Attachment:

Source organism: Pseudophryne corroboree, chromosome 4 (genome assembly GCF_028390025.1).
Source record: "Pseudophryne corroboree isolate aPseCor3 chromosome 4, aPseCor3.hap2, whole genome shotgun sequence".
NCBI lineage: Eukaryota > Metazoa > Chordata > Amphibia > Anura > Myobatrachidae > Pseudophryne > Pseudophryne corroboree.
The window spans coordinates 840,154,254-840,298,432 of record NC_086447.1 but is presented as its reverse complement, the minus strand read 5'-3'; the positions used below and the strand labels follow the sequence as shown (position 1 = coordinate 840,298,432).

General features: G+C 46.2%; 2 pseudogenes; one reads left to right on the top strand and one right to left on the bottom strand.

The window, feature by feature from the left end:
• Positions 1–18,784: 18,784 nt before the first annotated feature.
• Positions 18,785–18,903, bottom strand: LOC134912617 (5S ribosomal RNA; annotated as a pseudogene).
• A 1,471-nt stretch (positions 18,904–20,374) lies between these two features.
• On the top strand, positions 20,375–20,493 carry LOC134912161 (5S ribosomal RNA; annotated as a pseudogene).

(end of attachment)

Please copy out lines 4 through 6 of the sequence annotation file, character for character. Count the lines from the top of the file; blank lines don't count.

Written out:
The window spans coordinates 840,154,254-840,298,432 of record NC_086447.1 but is presented as its reverse complement, the minus strand read 5'-3'; the positions used below and the strand labels follow the sequence as shown (position 1 = coordinate 840,298,432).

General features: G+C 46.2%; 2 pseudogenes; one reads left to right on the top strand and one right to left on the bottom strand.

The window, feature by feature from the left end: